I am feeling like I have told this recap a million times in the last week, so maybe this will be one last time 😉 I’ve been back in Alaska since last Tuesday night. It has taken this long to find the time to sit down and write because I was traveling for work Wednesday and Thursday, and then felt like Friday was a catch up day in a lot of other aspects of my life. Anyway, I’m here now and I’ll start from where I left off after my last post.
I had to do some last minute weight cutting the morning of meet day. At 6 AM (one hour before weigh-ins), I was 0.6-lbs over.. Nothing 30 minutes of jumping jacks bundled up in the hotel bathroom and spitting with Jolly Ranchers couldn’t fix, though. By the time I weighed in, I was about a pound under weight. For the calm, cool, and collective morning-of weight cutting, I have my brother to thank. Honestly, I had fun with it all because I was completely confident that I was going to get down to 158.7-lbs (72-kg) thanks to my brother. He is the first person I go to for a voice of reason when I need some grounding, and his calm demeanor was just what I needed in that situation.
I’m not going to repeat the numbers I lifted again, those are listed in my last post. What I will talk about is peeing. Sounds weird, I know, and I’ve gotten some hilarious reactions the last week telling this story.. Last weekend going into the Deadlift portion of Raw Nationals, I was sitting pretty in 2nd place overall. My opening Deadlift at 313-lbs was smooth, but as I walked back to the chair I was sitting in, I realized I kind of had to pee. Not a full-bladder kind of pee, but had a little sensation, and I didn’t think I had enough time to hit the bathroom before my 2nd attempt (336-lbs).. So I ignored it. Note to self: that was the WRONG choice. It was my turn for Deadlift #2 and I confidently marched out to the platform, tightened up my belt, went through my routine set-up, and as soon as I put tension on the bar I felt it coming. I pulled the bar to my knees before giving in to the pee that was streaming down my leg (sorry for being graphic) and put the bar back down. I think I yelled a profanity before turning around to my amazing handler/coach, “I just PISSED myself!” were my words. She knew, and very calmly she told me it was okay and to hit the bathroom, that I would get 336 on my 3rd attempt. Part of me (maybe my ego) didn’t want to hear that – I knew I was capable of lifting more – but I also know that my coaches know best and in situations like that, I need to trust their judgement. In a high-energy and emotional moment like that, it would be really easy for me to make a stupid decision that might cost me more in the end.. So it was better to play it safe. My 3rd deadlift was easier than I think a 3rd deadlift should be in a competition, but that’s okay.. It fuels my fire.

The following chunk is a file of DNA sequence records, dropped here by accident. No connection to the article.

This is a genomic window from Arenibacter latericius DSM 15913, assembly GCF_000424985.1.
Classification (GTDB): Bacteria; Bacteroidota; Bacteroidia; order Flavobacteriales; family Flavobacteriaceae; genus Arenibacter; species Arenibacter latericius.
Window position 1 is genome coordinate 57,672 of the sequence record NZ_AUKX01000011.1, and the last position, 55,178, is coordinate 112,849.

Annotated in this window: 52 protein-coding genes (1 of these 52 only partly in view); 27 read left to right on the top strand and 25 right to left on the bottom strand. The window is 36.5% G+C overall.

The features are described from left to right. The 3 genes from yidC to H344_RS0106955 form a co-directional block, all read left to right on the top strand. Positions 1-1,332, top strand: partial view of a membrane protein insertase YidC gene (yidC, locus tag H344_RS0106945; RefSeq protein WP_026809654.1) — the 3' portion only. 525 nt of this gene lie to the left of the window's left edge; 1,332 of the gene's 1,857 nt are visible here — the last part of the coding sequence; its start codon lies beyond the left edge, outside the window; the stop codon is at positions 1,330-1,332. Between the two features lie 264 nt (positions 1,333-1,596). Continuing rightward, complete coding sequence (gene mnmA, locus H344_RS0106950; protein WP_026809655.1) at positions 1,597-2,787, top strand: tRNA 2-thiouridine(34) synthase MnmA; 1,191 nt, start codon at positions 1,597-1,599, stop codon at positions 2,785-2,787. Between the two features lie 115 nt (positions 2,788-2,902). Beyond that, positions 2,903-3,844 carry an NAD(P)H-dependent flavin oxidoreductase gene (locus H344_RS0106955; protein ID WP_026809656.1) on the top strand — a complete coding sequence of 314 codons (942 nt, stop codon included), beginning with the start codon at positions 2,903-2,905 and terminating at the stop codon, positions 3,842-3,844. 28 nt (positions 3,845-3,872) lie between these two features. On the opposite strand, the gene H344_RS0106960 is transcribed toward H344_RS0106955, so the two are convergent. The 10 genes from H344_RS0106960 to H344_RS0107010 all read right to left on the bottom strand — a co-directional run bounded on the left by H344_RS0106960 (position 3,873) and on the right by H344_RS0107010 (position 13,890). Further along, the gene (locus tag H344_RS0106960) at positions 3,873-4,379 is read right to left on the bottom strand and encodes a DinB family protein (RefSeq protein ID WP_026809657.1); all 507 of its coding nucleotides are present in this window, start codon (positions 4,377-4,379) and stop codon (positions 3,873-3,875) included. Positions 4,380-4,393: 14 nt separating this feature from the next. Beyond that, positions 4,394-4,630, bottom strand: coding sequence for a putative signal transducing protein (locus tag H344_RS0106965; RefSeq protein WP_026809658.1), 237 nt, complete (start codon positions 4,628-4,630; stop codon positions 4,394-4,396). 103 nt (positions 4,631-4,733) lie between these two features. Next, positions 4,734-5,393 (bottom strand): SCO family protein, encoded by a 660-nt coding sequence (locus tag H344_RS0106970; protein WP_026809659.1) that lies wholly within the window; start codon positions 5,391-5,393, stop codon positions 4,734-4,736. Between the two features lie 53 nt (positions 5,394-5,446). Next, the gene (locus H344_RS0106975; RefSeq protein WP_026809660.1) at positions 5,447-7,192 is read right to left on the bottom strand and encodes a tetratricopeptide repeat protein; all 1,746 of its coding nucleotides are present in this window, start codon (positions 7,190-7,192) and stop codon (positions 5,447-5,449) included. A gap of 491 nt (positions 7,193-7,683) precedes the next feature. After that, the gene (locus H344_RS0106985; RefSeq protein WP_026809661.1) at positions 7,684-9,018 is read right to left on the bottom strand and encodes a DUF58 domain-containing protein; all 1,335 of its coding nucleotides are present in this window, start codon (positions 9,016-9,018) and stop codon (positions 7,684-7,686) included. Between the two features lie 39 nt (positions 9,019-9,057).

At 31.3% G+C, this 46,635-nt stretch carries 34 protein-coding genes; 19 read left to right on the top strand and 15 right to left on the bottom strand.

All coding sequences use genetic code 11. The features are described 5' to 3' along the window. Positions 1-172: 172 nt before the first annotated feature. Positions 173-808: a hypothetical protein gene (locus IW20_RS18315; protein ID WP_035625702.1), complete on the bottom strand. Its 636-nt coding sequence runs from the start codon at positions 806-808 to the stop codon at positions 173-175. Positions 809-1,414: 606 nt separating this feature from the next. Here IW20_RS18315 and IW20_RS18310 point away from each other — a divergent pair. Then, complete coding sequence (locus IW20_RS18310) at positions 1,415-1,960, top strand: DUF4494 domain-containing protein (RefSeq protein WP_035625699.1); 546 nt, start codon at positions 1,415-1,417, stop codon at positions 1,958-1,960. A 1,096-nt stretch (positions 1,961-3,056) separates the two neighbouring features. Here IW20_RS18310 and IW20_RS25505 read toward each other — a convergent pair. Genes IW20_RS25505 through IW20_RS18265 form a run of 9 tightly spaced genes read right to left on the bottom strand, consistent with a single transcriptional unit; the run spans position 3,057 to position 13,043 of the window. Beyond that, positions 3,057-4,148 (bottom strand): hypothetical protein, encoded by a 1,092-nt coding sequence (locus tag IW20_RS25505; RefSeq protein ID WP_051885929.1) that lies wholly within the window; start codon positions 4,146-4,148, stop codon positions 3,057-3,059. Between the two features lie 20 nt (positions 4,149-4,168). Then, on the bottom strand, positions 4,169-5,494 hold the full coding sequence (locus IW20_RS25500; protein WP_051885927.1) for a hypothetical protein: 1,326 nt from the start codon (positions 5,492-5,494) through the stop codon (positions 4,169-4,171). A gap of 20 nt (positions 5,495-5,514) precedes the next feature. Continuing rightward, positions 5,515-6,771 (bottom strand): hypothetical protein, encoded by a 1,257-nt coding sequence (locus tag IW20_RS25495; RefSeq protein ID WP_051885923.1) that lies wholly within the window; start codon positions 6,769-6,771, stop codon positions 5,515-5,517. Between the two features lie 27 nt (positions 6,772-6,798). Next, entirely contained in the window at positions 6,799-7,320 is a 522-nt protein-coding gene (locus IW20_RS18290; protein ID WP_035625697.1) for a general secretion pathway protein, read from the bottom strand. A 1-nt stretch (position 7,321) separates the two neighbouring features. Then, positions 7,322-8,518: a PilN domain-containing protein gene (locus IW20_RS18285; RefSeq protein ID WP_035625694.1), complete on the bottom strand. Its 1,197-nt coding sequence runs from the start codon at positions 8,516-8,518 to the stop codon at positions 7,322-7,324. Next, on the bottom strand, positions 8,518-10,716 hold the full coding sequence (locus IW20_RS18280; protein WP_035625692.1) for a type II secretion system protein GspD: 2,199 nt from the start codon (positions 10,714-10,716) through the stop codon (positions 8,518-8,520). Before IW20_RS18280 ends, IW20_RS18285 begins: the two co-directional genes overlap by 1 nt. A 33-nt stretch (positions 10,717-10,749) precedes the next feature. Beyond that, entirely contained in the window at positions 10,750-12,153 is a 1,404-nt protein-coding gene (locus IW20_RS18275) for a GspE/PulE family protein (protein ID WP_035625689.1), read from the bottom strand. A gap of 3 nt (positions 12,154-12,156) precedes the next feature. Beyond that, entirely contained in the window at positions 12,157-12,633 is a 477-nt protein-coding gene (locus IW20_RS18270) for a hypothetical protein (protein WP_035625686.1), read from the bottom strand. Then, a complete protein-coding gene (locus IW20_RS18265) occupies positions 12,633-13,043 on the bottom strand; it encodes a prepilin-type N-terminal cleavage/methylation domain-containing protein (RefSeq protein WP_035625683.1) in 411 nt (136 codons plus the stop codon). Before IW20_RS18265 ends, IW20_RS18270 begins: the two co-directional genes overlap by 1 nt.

After last weekend, I made a pretty big decision. I’ve already committed to a late-October CrossFit competition here in Anchorage that I’m going to spend the next few months training for. But after that, I’m going to devote 100% of my time to training for the Arnold in late-February. Even though I didn’t do as well as I would have hoped at Nationals, I felt like I was totally in my element and that it was just where I needed to be, so I’m going to ride this wave and see where it takes me. It also dawned on me that I will only be in the Junior category until March 22nd of 2014, so the Arnold is going to be my last opportunity to chip my American Junior records if I still have them by then, or to reclaim them if not.
That means that for the Open next year (March-April most likely), I’ll be in powerlifting shape and not really in CrossFit shape, but I’m going to wing it. CrossFit Fairbanks is hosting a powerlifting competition on September 14 that I’m going to participate in, as well, to get more meet exposure before the Arnold.
I can’t even begin to thank my family enough for their unwavering support. I was a total b*tch sometimes with the stress, hunger, and nerves leading up to Nationals, but they stood by me faithfully. Another couple of trusty voices of reason in my life are my guardian angel, Rob, and my coach, Matt. I feel like I can ask them about anything and I’ll get a sound explanation, no matter how ridiculous. They are a couple of my biggest fans and I would have never, ever, EVER would have even dreamt of Nationals without their guidance. I also met some really great people.
I am so very excited to continue this journey.
Here is a video of my 3rd deadlift at 336-pounds